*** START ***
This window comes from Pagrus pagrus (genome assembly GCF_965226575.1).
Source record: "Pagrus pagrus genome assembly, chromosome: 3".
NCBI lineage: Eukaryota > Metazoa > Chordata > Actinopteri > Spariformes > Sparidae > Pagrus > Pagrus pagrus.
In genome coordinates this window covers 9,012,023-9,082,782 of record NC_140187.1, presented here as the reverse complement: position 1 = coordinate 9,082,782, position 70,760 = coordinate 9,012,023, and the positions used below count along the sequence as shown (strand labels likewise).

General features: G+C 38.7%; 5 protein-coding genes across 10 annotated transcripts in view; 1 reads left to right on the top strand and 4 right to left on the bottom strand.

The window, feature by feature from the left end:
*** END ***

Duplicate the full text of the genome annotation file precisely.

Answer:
This window comes from Pagrus pagrus (genome assembly GCF_965226575.1).
Source record: "Pagrus pagrus genome assembly, chromosome: 3".
NCBI lineage: Eukaryota > Metazoa > Chordata > Actinopteri > Spariformes > Sparidae > Pagrus > Pagrus pagrus.
In genome coordinates this window covers 9,012,023-9,082,782 of record NC_140187.1, presented here as the reverse complement: position 1 = coordinate 9,082,782, position 70,760 = coordinate 9,012,023, and the positions used below count along the sequence as shown (strand labels likewise).

General features: G+C 38.7%; 5 protein-coding genes across 10 annotated transcripts in view; 1 reads left to right on the top strand and 4 right to left on the bottom strand.

The window, feature by feature from the left end: